Katrina Stonoff

Covid, Mom, and Two Pricks at an Elevator

Yesterday I walked up to an elevator and joined two young men—very buff, early 30s, old enough to know they aren’t invincible—who were waiting. Though the building we were in requires masks in all public spaces, neither were masked.

“Just to let you know,” the blond said with a so-there! attitude. “We aren’t going to wear masks in the elevator.”

Here’s the thing: my fully vaccinated mother died last week from Covid.

100 6211My funny, big-hearted, scrabble-champ, accordion-playing, life-loving, beloved Mom. I am still very much raw and grieving. So what I saw in these two belligerent anti-maskers were the faces of the people who kept this virus alive in the population and killed my mother.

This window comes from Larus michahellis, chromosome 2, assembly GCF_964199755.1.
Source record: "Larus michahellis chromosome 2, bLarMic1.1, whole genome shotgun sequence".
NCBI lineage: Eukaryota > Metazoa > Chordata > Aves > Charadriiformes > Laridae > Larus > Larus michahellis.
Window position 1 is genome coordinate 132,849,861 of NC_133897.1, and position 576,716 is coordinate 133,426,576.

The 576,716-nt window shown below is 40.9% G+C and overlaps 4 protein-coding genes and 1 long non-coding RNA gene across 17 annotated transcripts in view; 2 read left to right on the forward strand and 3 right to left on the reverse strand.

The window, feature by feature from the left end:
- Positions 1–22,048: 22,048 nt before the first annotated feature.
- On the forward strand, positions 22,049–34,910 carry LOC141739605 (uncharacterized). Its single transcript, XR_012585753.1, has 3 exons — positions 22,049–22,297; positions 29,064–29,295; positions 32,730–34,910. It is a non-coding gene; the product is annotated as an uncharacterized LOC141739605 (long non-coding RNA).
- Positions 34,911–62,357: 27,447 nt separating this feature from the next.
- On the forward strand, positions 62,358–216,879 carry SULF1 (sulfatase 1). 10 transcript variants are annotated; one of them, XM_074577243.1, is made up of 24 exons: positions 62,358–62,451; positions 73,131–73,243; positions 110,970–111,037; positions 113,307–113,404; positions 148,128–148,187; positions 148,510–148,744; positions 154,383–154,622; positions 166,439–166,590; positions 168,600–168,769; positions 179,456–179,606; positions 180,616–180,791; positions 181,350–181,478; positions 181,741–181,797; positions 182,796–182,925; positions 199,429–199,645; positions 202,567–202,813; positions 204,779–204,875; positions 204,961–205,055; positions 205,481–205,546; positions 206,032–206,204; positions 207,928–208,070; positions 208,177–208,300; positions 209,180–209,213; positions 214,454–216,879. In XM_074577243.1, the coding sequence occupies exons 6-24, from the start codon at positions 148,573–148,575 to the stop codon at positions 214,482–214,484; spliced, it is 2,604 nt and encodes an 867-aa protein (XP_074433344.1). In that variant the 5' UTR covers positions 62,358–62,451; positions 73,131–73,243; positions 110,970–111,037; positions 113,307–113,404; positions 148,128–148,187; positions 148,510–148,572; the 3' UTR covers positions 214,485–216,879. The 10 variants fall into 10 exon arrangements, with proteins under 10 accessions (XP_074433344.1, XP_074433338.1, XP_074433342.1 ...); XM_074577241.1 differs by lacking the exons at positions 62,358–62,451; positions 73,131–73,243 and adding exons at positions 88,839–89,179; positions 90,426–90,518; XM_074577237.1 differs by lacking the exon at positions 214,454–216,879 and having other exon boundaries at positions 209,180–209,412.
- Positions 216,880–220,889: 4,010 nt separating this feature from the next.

“My mother died last week from Covid,” I said. “I’ll wait for the next elevator.”

The other set of doors opened before they could respond, and the blond marched into the elevator. The darker-skinned, darker-haired of the two (he looked Hawaiian to my untrained eyes) motioned toward the open doors, “Do you…?” 

I shook my head. “You were here first. I’ll wait for the next one.”

He hesitated for a split second. Apparently he was better raised than the rube he was with. Slightly. But his friend was waiting, and I wasn’t budging, so he entered the elevator and disappeared.

In the next few days, I’ll write a post about my mother. I’ll try to give you a sense of what a wonderful person she was and tell you a few stories. No doubt I will weep while I write it, and probably smile and chuckle a bit too (she was hilarious). But it’s too soon. I’m not ready to deal with the loss just yet.

All I can think about today is what I wish I had said to those two men at the elevator bank:

“You guys want to put your own and each other’s lives at risk? Go right ahead. Darwin can sort it out. But there is no way in hell I’m getting into that enclosed space with you two monsters.”